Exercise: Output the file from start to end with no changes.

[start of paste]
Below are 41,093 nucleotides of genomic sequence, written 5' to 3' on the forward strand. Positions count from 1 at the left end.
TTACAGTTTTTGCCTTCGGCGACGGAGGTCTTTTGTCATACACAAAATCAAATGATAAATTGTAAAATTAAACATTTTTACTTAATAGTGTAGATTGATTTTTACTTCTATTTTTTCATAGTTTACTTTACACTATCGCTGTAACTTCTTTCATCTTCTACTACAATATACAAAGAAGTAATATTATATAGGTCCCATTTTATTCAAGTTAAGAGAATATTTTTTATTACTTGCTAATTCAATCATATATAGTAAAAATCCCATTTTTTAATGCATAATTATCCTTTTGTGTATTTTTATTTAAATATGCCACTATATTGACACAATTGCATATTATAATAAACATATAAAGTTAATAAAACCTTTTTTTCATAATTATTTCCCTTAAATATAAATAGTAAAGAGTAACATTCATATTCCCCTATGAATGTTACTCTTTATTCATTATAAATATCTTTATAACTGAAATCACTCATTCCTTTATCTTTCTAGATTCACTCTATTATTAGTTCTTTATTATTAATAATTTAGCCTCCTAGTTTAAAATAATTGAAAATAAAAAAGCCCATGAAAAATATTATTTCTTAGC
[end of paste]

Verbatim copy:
Below are 41,093 nucleotides of genomic sequence, written 5' to 3' on the forward strand. Positions count from 1 at the left end.
TTACAGTTTTTGCCTTCGGCGACGGAGGTCTTTTGTCATACACAAAATCAAATGATAAATTGTAAAATTAAACATTTTTACTTAATAGTGTAGATTGATTTTTACTTCTATTTTTTCATAGTTTACTTTACACTATCGCTGTAACTTCTTTCATCTTCTACTACAATATACAAAGAAGTAATATTATATAGGTCCCATTTTATTCAAGTTAAGAGAATATTTTTTATTACTTGCTAATTCAATCATATATAGTAAAAATCCCATTTTTTAATGCATAATTATCCTTTTGTGTATTTTTATTTAAATATGCCACTATATTGACACAATTGCATATTATAATAAACATATAAAGTTAATAAAACCTTTTTTTCATAATTATTTCCCTTAAATATAAATAGTAAAGAGTAACATTCATATTCCCCTATGAATGTTACTCTTTATTCATTATAAATATCTTTATAACTGAAATCACTCATTCCTTTATCTTTCTAGATTCACTCTATTATTAGTTCTTTATTATTAATAATTTAGCCTCCTAGTTTAAAATAATTGAAAATAAAAAAGCCCATGAAAAATATTATTTCTTAGC